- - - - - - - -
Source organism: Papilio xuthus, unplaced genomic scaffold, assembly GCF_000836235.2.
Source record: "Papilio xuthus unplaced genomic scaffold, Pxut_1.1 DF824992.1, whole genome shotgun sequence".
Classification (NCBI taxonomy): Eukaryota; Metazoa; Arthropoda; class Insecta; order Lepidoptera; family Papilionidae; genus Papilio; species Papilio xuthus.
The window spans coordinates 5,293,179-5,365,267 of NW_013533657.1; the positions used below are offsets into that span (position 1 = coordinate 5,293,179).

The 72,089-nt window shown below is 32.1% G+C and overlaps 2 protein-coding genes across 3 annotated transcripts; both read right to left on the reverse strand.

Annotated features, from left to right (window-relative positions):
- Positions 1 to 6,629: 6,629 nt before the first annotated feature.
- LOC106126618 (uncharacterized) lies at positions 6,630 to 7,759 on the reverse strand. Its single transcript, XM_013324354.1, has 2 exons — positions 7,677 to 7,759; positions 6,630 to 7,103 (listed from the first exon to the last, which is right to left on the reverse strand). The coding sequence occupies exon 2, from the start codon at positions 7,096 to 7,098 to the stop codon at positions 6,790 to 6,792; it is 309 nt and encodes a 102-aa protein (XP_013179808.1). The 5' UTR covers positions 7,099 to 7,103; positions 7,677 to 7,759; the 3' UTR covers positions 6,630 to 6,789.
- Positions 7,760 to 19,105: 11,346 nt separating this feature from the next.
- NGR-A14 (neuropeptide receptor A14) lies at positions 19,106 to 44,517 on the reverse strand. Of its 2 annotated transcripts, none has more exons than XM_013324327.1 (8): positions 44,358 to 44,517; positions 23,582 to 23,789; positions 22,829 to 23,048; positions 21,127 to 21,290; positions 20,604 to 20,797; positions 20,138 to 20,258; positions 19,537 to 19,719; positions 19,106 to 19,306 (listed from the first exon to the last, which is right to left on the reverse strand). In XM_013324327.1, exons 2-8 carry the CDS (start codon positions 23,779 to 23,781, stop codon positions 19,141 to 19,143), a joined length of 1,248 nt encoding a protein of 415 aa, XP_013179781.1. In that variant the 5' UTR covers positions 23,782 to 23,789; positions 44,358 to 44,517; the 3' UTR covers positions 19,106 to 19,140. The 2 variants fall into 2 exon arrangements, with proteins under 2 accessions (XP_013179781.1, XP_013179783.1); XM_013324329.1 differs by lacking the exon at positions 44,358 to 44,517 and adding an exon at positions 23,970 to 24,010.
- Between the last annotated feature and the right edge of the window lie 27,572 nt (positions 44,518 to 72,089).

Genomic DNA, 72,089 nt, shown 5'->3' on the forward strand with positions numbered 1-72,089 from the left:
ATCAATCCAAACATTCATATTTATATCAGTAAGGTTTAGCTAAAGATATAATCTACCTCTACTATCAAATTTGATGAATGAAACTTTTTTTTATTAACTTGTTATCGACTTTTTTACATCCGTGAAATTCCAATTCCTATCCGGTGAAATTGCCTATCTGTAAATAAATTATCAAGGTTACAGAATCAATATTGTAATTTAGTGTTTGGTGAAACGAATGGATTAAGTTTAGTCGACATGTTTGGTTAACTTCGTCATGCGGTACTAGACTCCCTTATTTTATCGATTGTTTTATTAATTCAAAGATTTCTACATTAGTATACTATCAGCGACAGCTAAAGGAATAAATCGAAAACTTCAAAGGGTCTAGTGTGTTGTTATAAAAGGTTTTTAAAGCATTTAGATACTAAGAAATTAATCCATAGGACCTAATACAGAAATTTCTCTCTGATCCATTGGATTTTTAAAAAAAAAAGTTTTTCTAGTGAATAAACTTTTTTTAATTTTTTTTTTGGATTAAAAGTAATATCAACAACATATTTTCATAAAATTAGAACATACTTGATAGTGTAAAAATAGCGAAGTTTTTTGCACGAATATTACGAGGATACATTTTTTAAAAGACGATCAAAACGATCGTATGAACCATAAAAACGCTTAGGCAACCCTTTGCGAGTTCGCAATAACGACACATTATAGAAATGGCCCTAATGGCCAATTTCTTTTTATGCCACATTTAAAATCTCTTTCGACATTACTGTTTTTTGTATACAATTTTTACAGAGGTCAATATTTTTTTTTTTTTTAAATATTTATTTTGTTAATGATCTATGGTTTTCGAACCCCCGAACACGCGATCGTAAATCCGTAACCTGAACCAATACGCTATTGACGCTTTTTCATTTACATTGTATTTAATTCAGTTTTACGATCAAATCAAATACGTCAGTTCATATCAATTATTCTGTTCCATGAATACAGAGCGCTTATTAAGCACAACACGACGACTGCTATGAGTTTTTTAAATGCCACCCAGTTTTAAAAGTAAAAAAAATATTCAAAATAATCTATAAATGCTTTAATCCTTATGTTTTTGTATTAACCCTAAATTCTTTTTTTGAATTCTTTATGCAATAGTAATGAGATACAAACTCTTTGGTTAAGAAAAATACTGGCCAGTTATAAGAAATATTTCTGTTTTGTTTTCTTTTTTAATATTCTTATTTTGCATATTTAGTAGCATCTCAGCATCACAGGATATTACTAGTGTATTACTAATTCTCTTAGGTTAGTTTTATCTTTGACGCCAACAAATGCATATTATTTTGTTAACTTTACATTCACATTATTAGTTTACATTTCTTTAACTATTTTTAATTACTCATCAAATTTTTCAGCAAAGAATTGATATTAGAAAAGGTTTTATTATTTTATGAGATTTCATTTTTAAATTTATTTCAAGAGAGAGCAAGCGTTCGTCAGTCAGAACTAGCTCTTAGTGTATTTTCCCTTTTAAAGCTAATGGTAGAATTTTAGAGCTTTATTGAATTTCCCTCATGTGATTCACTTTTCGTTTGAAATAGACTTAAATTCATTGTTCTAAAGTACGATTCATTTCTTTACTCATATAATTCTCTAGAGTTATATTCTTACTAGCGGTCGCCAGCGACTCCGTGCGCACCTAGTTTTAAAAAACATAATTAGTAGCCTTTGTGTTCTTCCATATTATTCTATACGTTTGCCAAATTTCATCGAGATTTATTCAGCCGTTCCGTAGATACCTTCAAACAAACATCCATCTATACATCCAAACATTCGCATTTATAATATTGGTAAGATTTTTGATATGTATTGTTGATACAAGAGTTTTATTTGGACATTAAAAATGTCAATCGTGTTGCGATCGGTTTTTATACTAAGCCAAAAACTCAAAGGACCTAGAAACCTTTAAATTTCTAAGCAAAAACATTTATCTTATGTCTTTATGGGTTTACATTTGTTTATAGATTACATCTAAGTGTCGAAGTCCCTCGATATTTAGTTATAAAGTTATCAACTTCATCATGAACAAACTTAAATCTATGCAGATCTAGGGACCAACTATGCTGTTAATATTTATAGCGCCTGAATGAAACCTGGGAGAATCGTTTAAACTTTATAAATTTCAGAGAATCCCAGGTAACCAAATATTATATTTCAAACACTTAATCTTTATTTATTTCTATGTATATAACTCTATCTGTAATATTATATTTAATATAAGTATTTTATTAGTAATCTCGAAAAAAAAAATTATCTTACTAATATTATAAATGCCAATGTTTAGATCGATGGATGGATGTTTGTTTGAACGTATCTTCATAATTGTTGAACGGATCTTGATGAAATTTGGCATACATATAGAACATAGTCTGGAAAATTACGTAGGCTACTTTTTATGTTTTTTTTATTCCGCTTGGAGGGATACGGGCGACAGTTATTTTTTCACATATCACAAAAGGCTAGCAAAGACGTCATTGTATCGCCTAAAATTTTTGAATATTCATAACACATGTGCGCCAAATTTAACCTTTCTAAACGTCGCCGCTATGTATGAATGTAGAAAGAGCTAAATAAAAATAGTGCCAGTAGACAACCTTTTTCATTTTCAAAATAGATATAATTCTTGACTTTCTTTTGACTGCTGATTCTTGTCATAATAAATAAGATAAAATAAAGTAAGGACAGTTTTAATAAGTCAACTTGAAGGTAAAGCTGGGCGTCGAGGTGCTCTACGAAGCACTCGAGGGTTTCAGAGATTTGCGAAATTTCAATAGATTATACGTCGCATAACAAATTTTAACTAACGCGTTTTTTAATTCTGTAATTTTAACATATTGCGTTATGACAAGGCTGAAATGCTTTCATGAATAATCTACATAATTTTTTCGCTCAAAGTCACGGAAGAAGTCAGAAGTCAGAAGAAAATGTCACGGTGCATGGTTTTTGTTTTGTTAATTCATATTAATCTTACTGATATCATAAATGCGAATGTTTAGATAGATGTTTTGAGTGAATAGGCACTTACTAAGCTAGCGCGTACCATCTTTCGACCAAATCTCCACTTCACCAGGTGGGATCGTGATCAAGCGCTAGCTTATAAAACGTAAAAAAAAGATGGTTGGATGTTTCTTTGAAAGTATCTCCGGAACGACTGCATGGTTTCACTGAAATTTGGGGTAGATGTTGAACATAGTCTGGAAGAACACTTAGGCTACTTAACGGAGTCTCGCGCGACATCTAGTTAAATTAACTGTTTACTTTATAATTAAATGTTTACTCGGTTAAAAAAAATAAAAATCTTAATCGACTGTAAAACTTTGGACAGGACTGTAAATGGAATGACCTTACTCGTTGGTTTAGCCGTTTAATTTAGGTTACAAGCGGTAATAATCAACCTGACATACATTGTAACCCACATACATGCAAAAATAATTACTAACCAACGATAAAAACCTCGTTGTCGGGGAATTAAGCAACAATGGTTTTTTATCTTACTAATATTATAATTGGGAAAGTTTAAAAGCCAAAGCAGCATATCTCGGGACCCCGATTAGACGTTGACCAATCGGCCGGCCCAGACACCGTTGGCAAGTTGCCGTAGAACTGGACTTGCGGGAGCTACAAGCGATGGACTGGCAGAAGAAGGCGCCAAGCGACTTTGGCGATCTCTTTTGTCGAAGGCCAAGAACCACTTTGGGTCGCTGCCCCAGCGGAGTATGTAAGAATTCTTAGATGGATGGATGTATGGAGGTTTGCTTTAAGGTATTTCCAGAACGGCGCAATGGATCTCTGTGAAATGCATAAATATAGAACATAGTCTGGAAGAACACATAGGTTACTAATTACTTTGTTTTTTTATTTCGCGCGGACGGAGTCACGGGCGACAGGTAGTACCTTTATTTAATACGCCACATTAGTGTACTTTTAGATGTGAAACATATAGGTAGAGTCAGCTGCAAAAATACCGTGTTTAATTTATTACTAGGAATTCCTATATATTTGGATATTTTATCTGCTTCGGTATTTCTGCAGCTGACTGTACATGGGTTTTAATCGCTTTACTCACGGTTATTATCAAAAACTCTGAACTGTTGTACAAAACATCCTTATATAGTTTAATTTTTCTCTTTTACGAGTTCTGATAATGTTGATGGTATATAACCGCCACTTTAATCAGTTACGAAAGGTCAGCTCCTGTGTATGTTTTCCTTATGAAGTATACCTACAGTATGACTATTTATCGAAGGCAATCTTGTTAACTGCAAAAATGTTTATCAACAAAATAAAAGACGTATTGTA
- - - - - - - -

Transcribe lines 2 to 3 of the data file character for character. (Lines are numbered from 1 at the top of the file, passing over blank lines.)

Source record: "Papilio xuthus unplaced genomic scaffold, Pxut_1.1 DF824992.1, whole genome shotgun sequence".
Classification (NCBI taxonomy): Eukaryota; Metazoa; Arthropoda; class Insecta; order Lepidoptera; family Papilionidae; genus Papilio; species Papilio xuthus.